Why Is There A Big Patch Of Garbage In The Pacific Ocean?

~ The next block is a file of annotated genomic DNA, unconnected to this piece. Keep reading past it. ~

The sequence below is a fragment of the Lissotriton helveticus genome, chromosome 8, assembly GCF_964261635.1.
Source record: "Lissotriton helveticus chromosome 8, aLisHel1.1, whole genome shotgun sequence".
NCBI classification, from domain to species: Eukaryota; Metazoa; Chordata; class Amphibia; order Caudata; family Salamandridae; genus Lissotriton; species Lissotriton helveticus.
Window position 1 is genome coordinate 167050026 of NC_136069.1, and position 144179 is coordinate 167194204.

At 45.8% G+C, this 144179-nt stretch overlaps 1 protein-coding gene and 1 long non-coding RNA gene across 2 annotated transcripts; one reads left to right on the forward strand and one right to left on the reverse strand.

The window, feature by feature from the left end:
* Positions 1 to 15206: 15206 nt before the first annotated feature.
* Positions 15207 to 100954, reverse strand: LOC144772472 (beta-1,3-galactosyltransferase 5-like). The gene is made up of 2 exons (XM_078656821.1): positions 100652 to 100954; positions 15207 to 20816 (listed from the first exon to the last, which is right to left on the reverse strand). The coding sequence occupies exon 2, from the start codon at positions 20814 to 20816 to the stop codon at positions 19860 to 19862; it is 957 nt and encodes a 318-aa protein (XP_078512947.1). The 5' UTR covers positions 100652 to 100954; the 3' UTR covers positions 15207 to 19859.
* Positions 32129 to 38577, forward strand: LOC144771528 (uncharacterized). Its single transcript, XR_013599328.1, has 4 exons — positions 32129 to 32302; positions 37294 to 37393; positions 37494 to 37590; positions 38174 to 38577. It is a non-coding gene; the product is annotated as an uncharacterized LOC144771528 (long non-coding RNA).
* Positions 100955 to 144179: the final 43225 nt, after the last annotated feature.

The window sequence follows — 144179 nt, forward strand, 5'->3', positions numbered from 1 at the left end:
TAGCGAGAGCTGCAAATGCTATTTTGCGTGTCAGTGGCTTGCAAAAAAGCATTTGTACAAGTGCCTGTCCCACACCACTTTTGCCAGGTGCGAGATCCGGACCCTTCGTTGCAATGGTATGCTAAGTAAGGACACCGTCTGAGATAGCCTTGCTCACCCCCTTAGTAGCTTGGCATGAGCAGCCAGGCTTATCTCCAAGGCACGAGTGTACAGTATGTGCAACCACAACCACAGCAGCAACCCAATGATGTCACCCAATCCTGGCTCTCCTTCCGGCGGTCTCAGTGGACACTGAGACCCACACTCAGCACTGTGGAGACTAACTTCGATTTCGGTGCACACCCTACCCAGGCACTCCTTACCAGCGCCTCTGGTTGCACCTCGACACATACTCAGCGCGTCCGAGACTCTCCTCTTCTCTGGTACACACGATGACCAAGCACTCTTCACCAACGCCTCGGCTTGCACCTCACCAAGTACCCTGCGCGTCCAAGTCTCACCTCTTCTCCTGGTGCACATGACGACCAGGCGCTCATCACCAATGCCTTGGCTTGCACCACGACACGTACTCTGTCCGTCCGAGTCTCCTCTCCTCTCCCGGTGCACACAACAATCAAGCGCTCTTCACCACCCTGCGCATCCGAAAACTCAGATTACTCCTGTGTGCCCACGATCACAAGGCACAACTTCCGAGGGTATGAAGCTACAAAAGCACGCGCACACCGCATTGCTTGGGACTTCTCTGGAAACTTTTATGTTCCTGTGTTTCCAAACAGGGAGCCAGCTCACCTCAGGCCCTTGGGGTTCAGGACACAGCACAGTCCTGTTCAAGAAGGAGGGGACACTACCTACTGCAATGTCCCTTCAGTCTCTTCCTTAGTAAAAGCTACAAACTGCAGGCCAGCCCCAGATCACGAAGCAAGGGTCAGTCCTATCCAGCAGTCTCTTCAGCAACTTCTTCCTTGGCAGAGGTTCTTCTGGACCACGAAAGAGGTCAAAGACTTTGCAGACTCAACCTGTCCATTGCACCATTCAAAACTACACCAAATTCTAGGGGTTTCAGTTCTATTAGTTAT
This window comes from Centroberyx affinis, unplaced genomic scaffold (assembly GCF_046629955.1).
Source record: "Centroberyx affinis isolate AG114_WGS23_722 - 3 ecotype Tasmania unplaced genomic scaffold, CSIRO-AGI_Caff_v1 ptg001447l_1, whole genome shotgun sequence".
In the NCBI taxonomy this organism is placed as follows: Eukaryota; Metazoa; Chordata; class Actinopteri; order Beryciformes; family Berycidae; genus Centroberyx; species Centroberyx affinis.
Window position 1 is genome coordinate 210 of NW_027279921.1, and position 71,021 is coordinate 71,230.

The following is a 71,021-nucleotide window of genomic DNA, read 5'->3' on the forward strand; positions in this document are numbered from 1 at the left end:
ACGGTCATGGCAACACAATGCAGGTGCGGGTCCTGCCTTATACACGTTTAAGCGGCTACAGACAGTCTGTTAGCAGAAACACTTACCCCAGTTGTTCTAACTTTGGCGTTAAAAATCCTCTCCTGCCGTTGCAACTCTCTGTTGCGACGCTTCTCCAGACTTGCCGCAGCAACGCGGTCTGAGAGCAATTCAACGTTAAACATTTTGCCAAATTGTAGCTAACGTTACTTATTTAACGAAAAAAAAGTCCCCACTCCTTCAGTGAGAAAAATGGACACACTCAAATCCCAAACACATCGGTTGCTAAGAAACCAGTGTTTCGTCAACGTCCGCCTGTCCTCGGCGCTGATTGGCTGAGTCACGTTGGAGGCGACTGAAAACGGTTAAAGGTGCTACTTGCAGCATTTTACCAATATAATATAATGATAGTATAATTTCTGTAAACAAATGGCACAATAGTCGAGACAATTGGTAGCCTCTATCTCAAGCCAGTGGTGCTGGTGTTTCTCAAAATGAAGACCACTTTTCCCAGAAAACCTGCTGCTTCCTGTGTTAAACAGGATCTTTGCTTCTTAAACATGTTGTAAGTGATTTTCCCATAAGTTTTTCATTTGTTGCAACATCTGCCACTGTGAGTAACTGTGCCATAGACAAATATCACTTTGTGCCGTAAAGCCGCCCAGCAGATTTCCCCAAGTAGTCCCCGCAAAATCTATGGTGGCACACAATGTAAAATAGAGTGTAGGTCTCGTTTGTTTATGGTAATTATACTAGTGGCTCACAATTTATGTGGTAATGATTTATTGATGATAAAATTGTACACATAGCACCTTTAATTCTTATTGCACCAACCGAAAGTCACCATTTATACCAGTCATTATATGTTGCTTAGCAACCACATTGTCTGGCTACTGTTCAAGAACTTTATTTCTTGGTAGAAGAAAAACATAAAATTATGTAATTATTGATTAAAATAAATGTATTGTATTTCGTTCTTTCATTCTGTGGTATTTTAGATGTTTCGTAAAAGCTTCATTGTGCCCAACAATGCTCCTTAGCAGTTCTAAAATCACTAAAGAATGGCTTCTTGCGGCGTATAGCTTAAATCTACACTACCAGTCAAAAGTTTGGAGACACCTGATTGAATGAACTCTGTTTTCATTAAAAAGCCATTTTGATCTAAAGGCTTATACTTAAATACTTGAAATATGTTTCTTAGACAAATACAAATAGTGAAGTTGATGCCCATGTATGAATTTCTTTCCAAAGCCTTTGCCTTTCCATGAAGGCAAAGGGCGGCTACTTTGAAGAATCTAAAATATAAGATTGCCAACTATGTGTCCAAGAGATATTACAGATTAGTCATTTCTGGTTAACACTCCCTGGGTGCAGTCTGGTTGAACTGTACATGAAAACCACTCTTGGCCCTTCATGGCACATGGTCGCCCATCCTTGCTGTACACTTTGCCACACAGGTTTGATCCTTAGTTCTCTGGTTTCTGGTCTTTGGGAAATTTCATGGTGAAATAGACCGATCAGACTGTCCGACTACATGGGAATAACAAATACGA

This is but why a podcast for curious kids produced at for Mont public radio. I'm Jane Lindholm. I'm the host of this show. But you are the ones who guide us in what we covered by sending in your questions today. We're not only answering question that one of you sent us, but we're exploring an area where kids like you have been activists helping to change the world and clean up the mess. Literally that the adults who came before you have made. Here's a question, we're focusing on today Riley, and I'm for years old. I live in the face. Four years old. And my question is why they're big Patrick garbage in Kasich fit ocean. So leeann is asking why there's a big patch of garbage in the Pacific Ocean. Have you ever heard about that? It's known as the great Pacific garbage patch. And it's a real thing. It's a spot in the middle of the Pacific Ocean between California or Mexico and Hawaii if that's a part of the world, you can picture, and it's an area of the ocean. That's really big one point six million square kilometers almost six hundred eighteen thousand square miles. That's three times the size of France or twice the size of Texas. This part of the Pacific Ocean is known as the north Pacific Geijer, a Geijer is like a very slow moving whirlpool. It's where ocean currents circulate. There are five Gyor's in the world in the world's oceans. And so as these water current. Swirl around they collect all of this ocean trash into a concentrated location. There are three garbage patches and the most famous one is this great Pacific garbage patch that Leon's asking about now, it might be a little hard to picture what exactly we're talking about. So as we answer Leon's question, we thought we talked to someone who's actually bend to this garbage patch in the ocean. My name is Allie Moloney. I am the news and politics features editor at teen vogue, and my pronouns are she and her I was lucky enough to travel on a ship to the middle of the Pacific Ocean. Last fall, I was invited by an organization called Greenpeace who does environmental work all over the world, and they're kind of known for their actions in defense of the environment. So they have the ships may invited me to go with them. And it's over a thousand miles from the shore. So we took off from Mexico, and then days and days and days later, we ended up at the Greek Pacific. Garbage patch right in the middle of the ocean. It was wild to be their alley wrote about her trip to the garbage patch in a feature. She did for teen vogue as part of a series called plastic planet. Alley says a lot of people think the garbage patch is going to look like a big island of trash just floating on the surface of the water. But that's not really what it is. When you get to the part of the ocean where it is you can tell that something is different based on the degree of plastic in the water. But it's not just a flat surface. It's not an island like you would think of so you're not having to break through the plastic with the ship. You're just looking down in you're noticing that yet is different here. There is more plastic here. So describe what it actually looks like once you get there, you're on this boat for days and days. And then you said, you notice that something is actually different when you're in this Giro when you're in this place, where all of this garbage is so you look out from the ship and you're standing on the deck, and you can see. See in the water a lot of ghost nets, and those are wear nets from the fishing industry and ships will kind of all come together into huge masses. So you've got tons of different colors of net. And you can see that some are kind of rope and summer just clearly, you know, cut from plastic, but there's buoy of all different shapes and sizes, and then we would actually use a crane mechanical crane that would pull up from the side of the ship down into the water and pull out those ghost nets. So we started doing that. When we got to the patch because we notice them, I they're the biggest thing because the fishing and seafood industry, actually is responsible for a lot of the trash a lot of the plastic specifically in the ocean. And a lot of the plastic in the patch. So we could notice these big masses that were clearly all net, and we pulled them up on the back of the ship. Using this crane we had to pull fish out. So. So we're pulling fish out in throwing the back in the water just trying to save what we can see and all the while little crabs are running out from these big masses. But also in the water itself, you can see, you know, broken pieces of plastic and we were tasked with keeping count because that was important for Greenpeace's research. So we could see everything from buckets to traffic cones to just odd shapes and sizes to kind of recognizable shapes and sizes. I remember seeing what looked like the front of an air conditioning unit. Just kind of float by in the water, but it's more concentrated there. So you can see lot more. And then when you're closer to the water, they would put us in smaller boats off the ship, and when you're actually out in the water itself, you notice that it's not just big floating pieces of plastic. We would send down divers and what they said was underneath the water surface. There's all of. These teeny tiny pieces fragments of plastics. So those bigger pieces I saw floating they break down farther and farther and farther, but they never fully go away and the bottom of the ocean. Especially in the great Pacific garbage. Patch is full of it. They could move their hands through the water, and they'd be moving their hands through very small pieces of plastic. And in some cases, sometimes people talk about things called micro-plastics, and they can be even smaller than what you can see with your eye. Right. So there's plastic all through the water in various sizes. Exactly. And that was what I was just describing that the divers could see so all of the plastics that we know and we touch in our day to day lives. If those aren't recycled properly and fully that means that they're either going to go into a landfill where they seep into the ground, and they ruined the soil or they're going to go into the ocean. And the water will break it down over time. If it doesn't end up on the shore. But if not it's just slowly chipping away and those little micro-plastics. That's what animals are you know, when they are going further actual pray these sea creatures that we know in love when they're going to take a big gulp of say a fish in that big gulp. They're getting tons of micro-plastics. So it's not just the big pieces that they're eating or that we see on the shores, it's these teeny tiny little specks. But that was what Greenpeace was out there doing lowering something into the water cold trawl, which we would run alongside the ship. We would pull it out, and then we would sort through all of the micro-plastics. So we're seeing all of these different colors blue. There's white. There's bright. Pink like Barbie car, and it really starts to mess with you after a while because that's a little pieces, and those aren't even the big ones that catch your eye. Where does all this plastic come from well around the world more than three hundred eighty million tons of plastic is produced each year half of all the plastic waste in the world comes from single use plastics stuff. That's just used for moments and then thrown away like a plastic grocery bag water or juice bottle or a straw. And if you think about it, most of the plastic stuff, we use just gets tossed in the trash some of it ends up in our landfills about nine percent of all the plastic. That's ever been made in the world has been recycled and some of it ends up in the ocean. And that's bad. It's nearly impossible to get all those tiny little pieces of plastic out of the ocean. Big and large plastic can cause lots of different problems. The problem with plastics is virtually that. There's just too much it ends up in the great Pacific garbage patch in the ocean in our streams and honor shores because we've created so much over the last, you know, between fifty to seventy years that VERA. Earth can't take it anymore and Moore's being produced every day. Another thing about plastic. Eight hundred species of animals have been documented to eaten micro-plastics including humans. Right. Yeah. Absolutely. And a big problem for humans of something called micro fibers, which come out of synthetic clothes. So when you wash your synthetic clothes, they're teeny tiny. You can't even see him smaller than a human cell fragments of plastic that go in the water the Environmental Protection Agency in the US that's tasked with taking care of Americans in their environmental needs, even the water. There has micro fibers in it. So plastic is everywhere and something that we don't really think about is how it's affecting us on a real human level. We know that there are some chemicals that are bad for us that are implicit. But the way that plastics are made are toxic to the environment and the places where these projects are set up to make plans. Stick or were the trash itself is dumped is usually marginalized communities. So you have the poorest people dealing with the most plastic and then toxic air on top of that. So across the board. It's more than just, you know, plastic is going to Leach into the soil. It's it's a human problem. It's a seep. It's a CNN problem. But it's really a global issue because there's not one place on earth, but isn't affected by all of the plastic. That's been created in the short time that it's on earth in just a minute. We're going to talk about what you can do to help this situation. But first, here's a message for the grownups listening. But why has support from Kiwi co Kiwi? Co creates hands on projects for kids that make learning about science technology, engineering and math fun kids. Can discover probability explore the science of flight even dive into hydraulics QA co is offering. But y listeners the chance to try them for free. To redeem this offer and learn more visit Kiwi co dot com slash. But why? This is but why a podcast for curious kids. I'm Jane Lindholm and today, we're answering four year old Leon's question about why there's a big concentration of trash out in the middle of the Pacific Ocean. It's called the great Pacific garbage patch, and it's one of three areas in the world's oceans where ocean currents swirl a lot of plastic trash into one big area. It's not like an island of trash sitting on top of the water, but there's a lot of wasted plastic. And when divers go down into it. They see tons of little pieces of micro plastic floating suspended in the water see creatures swallowed this water and get that plastic into their bodies and human sometimes eat fish that already have that plastic in their bodies. Or we drink water that has plastic or chemical fibers in it that are too small for us to see we don't know yet all of the effects of this plastic in our environment or in our bodies. But we know that it's. Bad. We're talking with Alli Maloney, a writer for a magazine called teen vogue. She got to go. See the garbage patch herself to write about it for a series called plastic planet. And if you're feeling pretty bad about all this plastic. You're not alone alley says, she got really emotional when she was out on that ship looking out over an ocean full of trash. It was really emotional because over the course of my life. I'm twenty years old. So over the course of my life. I have no nothing. But plastic I'm sitting there sorting through micro-plastics thinking about over the course of my life. Just how irresponsible I personally had been. But the weight of the world kinda gets on your shoulders and that sort of situation so it was actually pretty hard to be on the ship. I was lucky that I was surrounded by really enthusiastic activists. And organizers who when we would feel like crying, we could cry and then we could, you know, go back to our tasks at hand, you could go back to the research because what we were doing there will influence what we know about plastics in the future, especially because it's so hard to get to the great Pacific garbage patch besides fishing ships, and besides merchant activity there few people going out there. So the work that we were. Able to do I kept having to keep that in my mind. Like, this is further greater good. And this is so people younger than me in the future there quipped with more information about just how just how grave the situation is when it comes to plastics, but you did cry. I cry. Oh, did I cry totally? I mean, I am an outdoorsy person. I love being outside when I was growing up me and my sisters. You couldn't bring us inside. We're up in trees out in the woods. And so to be out in the middle of the ocean. And you're having this really emotional connection. We didn't see any other ships any other anything besides seabirds Fernan tire three weeks. So the only other thing that you're seeing is plastic and you go from being so moved by the sunset to seeing you know, VHS cassette tape case floating in the water. And it really just makes you think it really makes you wanna go home until your tire family like we've got to do something. Okay. So what can? We all do. Now. Some of what has to be done is really large scale governments and big companies have to change the things they make and the way they operate. What gives me a lot of hope is firstly things are already being done. We have these organizations around the world like Greenpeace, but they're joined by you know, cohurt of thousands of others who are really focused on this issue. Now some brands that are global brands like KEA or phasing out single use plastics by twenty twenty I q we'll have there's they say some grocery stores major chains are banning plastic bags, but Greenpeace's pushing for audits they're asking grocery stores to look around their shelves full brand inventory audit. See just how much plastic they they sell people are holding these corporations accountable, and that's important. We've also seen things like plastic straw bands and plastic bag bans in cities and states all around the country, and those are the results of tiny MU. Movements like at really big. And a lot of that is young people starts at home by talking to your parents like mom and dad. Do you recycle? Do we have to have water bottles in the house instead of a juice box every day? Mom, can I have the same Cup with a lid that I put on and I bring to school with me. So you can do that kind of in your own home. But then when you go to school look in the cafeteria and see if your cafeteria is using single use plastic utensils and start there too. I mean letters from kid or any type of any type of activism that's coming from young person takes older people. It takes them off guard in this way, where I think that they become really receptive. So there's all really great examples around the country of how kids have just simply posed a question to someone in power. Whether it's a grocery store manager or their principal or their lunch lady or their mom and started kind of a little mini revolution. Where other kids get on board? There are even organizations that are dedicated to helping young people be activists on this subject. My name is on a balance and education director at alka Lita are small non profit that focuses on preventing plastic pollution on. Aku says there are ways to start small with your own personal use to combat the problem of so much plastic definitely start with yourself. I think about what you use in your daily life. That's plastic. And then pick one thing that you want to start replacing. So it could be maybe you pack, a water bottle in your lunch every day. Well, maybe think about using a reusable bottle or reusing a plastic one. Even if you have no other option, and then once you've got that new habit down start focusing on the next thing. So you could look at packing your whole lunch, plastic free or plastic smart as we like to say, so just re- you can even reuse plastic items like plastic. Upper wear is still better than ziplock bag for your sandwich because you can use it so many times, and then you can also even go further. So you can if you're going grocery shopping with your parents, you can go you can ask them to look for items that have, you know, things that are packaging glass instead of plastic or in a peeper bag or go to the bulk aisle and get your favorite snacks in bulk bringing your own produce bags to put all your snacks in. So there's so many different ways that you can start to be aware of the plastic that you're using in your daily life, and then taking one step at a time on a ca- has an example of how she does this in her own life. I have a kit of reusable 's that I carry around with me wherever I go. So I have a fork and a spoon that I bring with me. So if ever need to eat anything, whether I'm at work or. I'm at an event or go out to eat. I can use my reusable 's and I have a Tupperware as well that I carry around with me and leaving my car to that I can use if I'm ever going out to eat. I can put my leftovers in it. I also make sure to always have a bag and water bottle or or tea mug. And I also at home, I have a little clothesline that hang up in my kitchen that I wash out my plastic bags as I still buy bread and plastic bag sometimes so I'll reuse all of those things that I'm getting at the grocery sort as packaging, and I'll try to reuse them as trash bags or as produce bags until I can't use them anymore. But what about the bigger steps on a ca- says kids are making a big difference on this issue by making the adults in their lives. Think about how much of an impact plastic has on. The world one school here in Los Angeles. They took all of their styrofoam trays from one day at one JR. And they stocked them up really high and put him in the front yard of the school next to a tree and all the parents and teachers in administration saw and realize just how much EPS or styrofoam they were using every single day. And they decided to have the Los Angeles school district eventually got so big at the Los Angeles school district decided to team up with other large five largest school districts in the United States and by teaming up together, they were able to reduce the cost of alternate of Compostable trae, and we're able to make the switch, and there are other examples where students have asked their school to make reusable materials more available or to cut down on single use plastic waste or to stop making plastic straws available unless Kim. Need them for mobility issues? But ultimately, it's going to take more than these small movements to make a big enough difference. We definitely need companies around the world to. Rethink their packaging to work together with at the design phase to work together with recycler is and making their their packaging recyclable from the get-go, and we also definitely need policy to hope that along and to make these things normal right because right now, it's a really big deal. If a company says, hey, we're going to repackage our product. So that it's more recyclable or less wasteful or uses less, plastic and. Those are earlier's right now. And we kind of need that to happen across the board in which is where policy will come into play and policies are starting to change big countries. Small states even cities are making changes around single use plastic here in Vermont where but why is based there are a couple of different laws that lawmakers are debating right now the deal with the problem of plastic pollution, one of them would make it so stores can't offer single use plastic bags and customers wouldn't be able to for example, get a bag at a grocery store that they'd just throw away when they get home any bag. You got at a grocery store would have to be one that you reuse, and you wouldn't be able to get styrofoam containers. If you got takeout food plastic bags are already banned in many cities around the United States, California has a ban on plastic bags and Hawaii more or less does as well. The most populous counties have all outlawed non-biodegradable bags four states require. Labeling and recycling programs for plastic bags ten states, though, have gone the other way entirely passing laws that say plastic bags can't be outlawed in Australia when two supermarket chains stopped giving away plastic bags they prevented one point five billion bags from going out in just three months. Most of the states and territories in Australia have taken steps to pass legislation to restrict plastic bag. Use straws are another issue. One study estimated that five hundred million straws are used every day cities like Seattle Washington. DC and Vancouver have already banned straws in sit down restaurants in California. You're only supposed to get a straw. If you specifically ask for one. So people are starting to realize what a big problem. Plastic can be and take action. What about you? Do you do something to prevent more plastic from going into the ocean or the landfill? Maybe you've told the adults in your life. You don't want anymore. Plastic toys, or maybe you do something at your school. Like what we heard from on Akot an alley. Tell us about it and tell us what else you'd like to learn about that's it for this episode. But if you have a question, you can have an adult in your life recorded for you. Tell us your first name where you live, and how old you are. And what you want to know you can do it on a smartphone using the memo function or another free app that records voices, then have your adult send the file took questions at but why kids dot org? Thanks in this episode to Allie Maloney at teen vogue and Ana balance at alga Lita, but why is produced by melody debt in me, Jane Lindholm at Vermont public radio. Our theme music is by Luke Reynolds. We'll be back in two weeks with an all new episode until then stay curious.